And the outcome of this perfectly reasonable exercise in deciding for himself who he speaks to, and when, is a popular image of him as some reclusive obsessive emerging from seclusion only to lift Sam Maguire or give Jason McAteer a dig.
That Cluxton is apparently a perfectly pleasant but private guy probably helps him in not giving a flyer about this popular portrayal. And it’s certainly a sad day when an amateur sportsperson can’t choose not to trade cliches with Marty Morrissey.
Any pullback can be a refreshingly authentic swerve from the incessant hard-sell
Except there remains a widespread feeling within Gaelic games that leading players have some obligation to put themselves out there to promote the GAA brand.
The pundit Pat Spillane is partial to a bit of attention himself and recently complained that Gaelic games lag behind rugby in not properly promoting their leading stars. He bemoaned how many players were rarely seen or heard off the field, and how this compares with how rugby portrays Conor Murray & Co.
So Spillane’s ears probably picked up last week when it was announced Johnny Sexton is going to “partner” with the Off The Ball radio show.
Off The Ball is owned by Communicorp Media, whose owner, Denis O’Brien, as the press release states, “renewed his commitment to Leinster and the IRFU by facilitating Sexton’s partnership with Off The Ball”. It sounds like a mutually beneficial exercise in profile promotion all-round.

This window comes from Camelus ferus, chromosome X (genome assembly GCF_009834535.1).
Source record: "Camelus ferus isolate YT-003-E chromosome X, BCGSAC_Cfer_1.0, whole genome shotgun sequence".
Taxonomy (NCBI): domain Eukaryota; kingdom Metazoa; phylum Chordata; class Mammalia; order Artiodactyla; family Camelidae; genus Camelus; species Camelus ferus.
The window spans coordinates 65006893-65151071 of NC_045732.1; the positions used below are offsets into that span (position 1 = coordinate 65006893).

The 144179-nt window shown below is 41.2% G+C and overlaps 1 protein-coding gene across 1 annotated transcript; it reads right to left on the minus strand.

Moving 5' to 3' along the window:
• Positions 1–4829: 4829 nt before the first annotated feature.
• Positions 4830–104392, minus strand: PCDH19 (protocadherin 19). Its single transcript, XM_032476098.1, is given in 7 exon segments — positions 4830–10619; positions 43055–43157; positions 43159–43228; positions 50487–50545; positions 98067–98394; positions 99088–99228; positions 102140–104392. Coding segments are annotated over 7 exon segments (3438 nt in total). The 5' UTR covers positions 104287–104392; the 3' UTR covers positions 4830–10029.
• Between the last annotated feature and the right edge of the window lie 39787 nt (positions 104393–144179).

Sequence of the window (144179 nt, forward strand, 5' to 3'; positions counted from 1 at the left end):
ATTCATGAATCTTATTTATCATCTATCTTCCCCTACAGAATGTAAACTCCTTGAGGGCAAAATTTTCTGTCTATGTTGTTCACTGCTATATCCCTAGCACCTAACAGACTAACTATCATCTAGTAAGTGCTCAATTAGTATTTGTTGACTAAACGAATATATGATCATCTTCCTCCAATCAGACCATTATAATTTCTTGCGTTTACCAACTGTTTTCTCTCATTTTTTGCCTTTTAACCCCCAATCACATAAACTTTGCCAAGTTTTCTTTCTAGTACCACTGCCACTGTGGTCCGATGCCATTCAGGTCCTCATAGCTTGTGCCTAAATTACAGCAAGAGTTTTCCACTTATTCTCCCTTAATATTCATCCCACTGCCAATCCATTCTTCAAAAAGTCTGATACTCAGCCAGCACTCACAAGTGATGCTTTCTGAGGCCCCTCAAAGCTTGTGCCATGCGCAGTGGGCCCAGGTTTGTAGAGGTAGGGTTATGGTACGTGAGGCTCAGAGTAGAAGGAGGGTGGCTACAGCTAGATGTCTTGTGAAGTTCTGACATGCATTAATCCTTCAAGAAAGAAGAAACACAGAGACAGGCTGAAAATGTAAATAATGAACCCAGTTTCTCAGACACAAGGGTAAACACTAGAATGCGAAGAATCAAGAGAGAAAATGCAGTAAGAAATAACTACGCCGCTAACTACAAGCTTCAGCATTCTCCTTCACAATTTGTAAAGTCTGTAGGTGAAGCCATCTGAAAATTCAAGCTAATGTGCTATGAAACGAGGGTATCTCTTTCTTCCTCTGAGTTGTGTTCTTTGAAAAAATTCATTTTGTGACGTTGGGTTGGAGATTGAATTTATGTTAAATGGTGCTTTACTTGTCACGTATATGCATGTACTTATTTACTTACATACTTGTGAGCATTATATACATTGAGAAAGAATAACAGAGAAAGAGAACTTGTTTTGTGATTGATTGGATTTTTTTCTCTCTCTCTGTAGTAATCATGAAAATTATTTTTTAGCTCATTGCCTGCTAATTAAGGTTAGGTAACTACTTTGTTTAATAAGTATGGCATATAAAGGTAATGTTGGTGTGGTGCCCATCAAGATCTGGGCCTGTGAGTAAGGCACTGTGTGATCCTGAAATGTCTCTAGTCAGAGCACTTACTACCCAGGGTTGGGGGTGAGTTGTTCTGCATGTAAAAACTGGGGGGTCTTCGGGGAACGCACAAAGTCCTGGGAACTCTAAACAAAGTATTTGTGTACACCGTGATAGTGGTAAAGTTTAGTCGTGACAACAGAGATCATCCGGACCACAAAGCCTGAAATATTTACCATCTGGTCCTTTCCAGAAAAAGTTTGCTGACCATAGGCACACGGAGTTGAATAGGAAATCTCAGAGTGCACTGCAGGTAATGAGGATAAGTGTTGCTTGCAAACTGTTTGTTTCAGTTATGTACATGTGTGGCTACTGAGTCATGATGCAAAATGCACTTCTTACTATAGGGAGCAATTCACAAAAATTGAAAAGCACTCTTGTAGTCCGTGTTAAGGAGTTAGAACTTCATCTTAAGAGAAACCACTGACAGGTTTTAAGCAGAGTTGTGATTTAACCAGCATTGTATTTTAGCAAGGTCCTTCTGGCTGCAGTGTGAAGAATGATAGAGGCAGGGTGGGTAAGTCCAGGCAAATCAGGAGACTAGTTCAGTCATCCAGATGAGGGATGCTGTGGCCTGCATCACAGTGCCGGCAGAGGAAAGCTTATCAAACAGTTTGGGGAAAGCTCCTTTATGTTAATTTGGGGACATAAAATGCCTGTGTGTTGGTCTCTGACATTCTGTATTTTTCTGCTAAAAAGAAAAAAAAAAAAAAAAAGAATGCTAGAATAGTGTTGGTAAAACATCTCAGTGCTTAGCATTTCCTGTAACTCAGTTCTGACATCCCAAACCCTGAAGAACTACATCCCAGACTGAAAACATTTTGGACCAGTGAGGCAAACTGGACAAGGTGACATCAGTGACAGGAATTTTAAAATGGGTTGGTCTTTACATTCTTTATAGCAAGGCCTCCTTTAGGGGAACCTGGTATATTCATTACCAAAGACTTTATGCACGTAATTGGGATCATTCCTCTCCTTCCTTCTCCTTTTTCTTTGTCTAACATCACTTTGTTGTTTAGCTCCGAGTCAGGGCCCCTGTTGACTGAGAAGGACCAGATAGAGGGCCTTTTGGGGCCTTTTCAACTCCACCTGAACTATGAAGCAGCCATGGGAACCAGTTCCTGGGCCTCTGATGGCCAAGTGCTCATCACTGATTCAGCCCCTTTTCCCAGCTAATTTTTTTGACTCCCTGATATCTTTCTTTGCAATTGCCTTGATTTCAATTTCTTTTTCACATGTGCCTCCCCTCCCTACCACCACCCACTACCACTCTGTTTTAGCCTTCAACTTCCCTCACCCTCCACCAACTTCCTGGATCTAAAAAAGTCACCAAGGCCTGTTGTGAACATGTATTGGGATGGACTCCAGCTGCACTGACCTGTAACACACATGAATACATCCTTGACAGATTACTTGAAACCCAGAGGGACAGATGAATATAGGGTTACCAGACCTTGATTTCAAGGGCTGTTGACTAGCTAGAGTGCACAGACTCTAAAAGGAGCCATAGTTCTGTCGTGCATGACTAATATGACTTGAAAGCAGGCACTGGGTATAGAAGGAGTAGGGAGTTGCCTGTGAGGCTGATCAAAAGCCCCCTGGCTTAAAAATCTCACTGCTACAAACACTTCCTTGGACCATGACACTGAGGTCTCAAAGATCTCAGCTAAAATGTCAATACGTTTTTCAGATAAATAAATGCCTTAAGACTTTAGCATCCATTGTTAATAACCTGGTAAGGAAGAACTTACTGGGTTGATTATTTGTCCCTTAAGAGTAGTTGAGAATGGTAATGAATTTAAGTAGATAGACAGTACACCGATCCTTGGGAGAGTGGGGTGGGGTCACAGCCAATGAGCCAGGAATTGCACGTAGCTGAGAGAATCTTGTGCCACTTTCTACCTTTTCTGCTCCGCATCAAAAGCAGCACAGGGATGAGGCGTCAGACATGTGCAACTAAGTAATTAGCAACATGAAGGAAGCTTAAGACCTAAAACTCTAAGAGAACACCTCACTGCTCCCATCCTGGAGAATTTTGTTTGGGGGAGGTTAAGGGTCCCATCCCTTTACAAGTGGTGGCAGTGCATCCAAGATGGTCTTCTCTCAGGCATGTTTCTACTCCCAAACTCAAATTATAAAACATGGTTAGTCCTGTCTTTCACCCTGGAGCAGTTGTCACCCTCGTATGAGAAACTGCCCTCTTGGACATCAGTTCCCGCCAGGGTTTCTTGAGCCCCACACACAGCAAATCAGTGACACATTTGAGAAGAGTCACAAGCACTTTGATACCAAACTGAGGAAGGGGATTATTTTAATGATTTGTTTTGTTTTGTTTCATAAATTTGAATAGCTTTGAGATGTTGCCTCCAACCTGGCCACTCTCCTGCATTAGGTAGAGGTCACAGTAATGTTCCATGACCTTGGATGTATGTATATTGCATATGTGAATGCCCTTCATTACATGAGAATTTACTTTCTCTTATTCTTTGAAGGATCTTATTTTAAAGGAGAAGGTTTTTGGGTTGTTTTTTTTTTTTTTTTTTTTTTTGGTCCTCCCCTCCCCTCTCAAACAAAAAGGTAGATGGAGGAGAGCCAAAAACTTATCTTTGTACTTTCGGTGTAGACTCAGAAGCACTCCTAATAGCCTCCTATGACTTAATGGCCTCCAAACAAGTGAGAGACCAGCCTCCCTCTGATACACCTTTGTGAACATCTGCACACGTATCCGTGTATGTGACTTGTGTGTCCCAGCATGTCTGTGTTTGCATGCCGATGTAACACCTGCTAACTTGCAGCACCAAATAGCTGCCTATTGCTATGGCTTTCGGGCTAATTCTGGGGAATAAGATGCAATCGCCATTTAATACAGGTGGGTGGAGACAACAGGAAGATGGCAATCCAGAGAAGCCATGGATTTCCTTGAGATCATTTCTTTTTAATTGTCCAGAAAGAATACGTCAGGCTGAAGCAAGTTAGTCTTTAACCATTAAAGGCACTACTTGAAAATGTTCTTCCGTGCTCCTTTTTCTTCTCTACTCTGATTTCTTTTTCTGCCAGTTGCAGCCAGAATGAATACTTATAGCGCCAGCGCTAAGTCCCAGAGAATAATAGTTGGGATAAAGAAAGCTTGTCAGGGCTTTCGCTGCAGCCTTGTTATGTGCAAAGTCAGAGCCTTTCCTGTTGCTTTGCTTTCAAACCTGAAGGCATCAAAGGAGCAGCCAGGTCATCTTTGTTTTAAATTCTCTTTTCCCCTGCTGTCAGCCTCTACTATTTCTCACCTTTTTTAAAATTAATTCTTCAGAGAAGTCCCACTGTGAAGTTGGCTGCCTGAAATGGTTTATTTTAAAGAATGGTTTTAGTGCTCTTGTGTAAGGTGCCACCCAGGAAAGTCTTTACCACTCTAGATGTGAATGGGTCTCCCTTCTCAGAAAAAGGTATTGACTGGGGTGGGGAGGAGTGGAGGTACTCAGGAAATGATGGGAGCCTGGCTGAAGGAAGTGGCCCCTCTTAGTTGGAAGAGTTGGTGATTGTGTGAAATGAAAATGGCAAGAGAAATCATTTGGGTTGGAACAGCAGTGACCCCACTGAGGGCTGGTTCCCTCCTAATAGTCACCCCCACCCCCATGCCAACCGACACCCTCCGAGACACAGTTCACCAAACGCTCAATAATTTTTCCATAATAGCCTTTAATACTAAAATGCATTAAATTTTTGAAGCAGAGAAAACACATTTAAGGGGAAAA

Duty of athletes
It’s the sort of arrangement the new 20x20 campaign, which seeks to increase participation, attendances and, crucially, media coverage for women’s sport in Ireland, would love. There too, there’s an implicit expectation that athletes have a duty to promote the profile of women’s sports.
It’s something the pioneering jockey Rachael Blackmore addressed recently. She said she feels bad sometimes for not doing more to raise her own profile, and thus help to raise the profile of both women in sport and maybe even racing itself.
Blackmore is a talented, bright and articulate individual. What she is doing in the professional ranks of the toughest sport of all is historic and a story well worth highlighting. But Blackmore also cuts a modest figure, uncomfortable with attention and eager to just get on with her job with the minimum of fuss.
And that’s her call to make. It’s any athlete’s call. If profile is what individuals want, and they see an angle both for themselves and their sport, then good luck to them. But no matter how helpful it might be in overall terms, there can be no obligation on any individual to play the bullshit game.
Now it might sound counterintuitive for a sports hack to not want sportspeople to “reach out”. But when so much of what is put out simply contributes more to a vast ocean of glossy, anodyne, self-puffing, brand ambassador, attention-seeking claptrap, then any pullback from all that can be a refreshingly authentic swerve from the incessant hard-sell.
After all, pursuing the authentic is supposed to be the deal. Dettori is beloved by the public because he means it. But so was Lester Piggott, who never employed one word when none would do. Exploiting the bells and whistles “LOOK AT ME” culture is fine. But it isn’t compulsory – yet.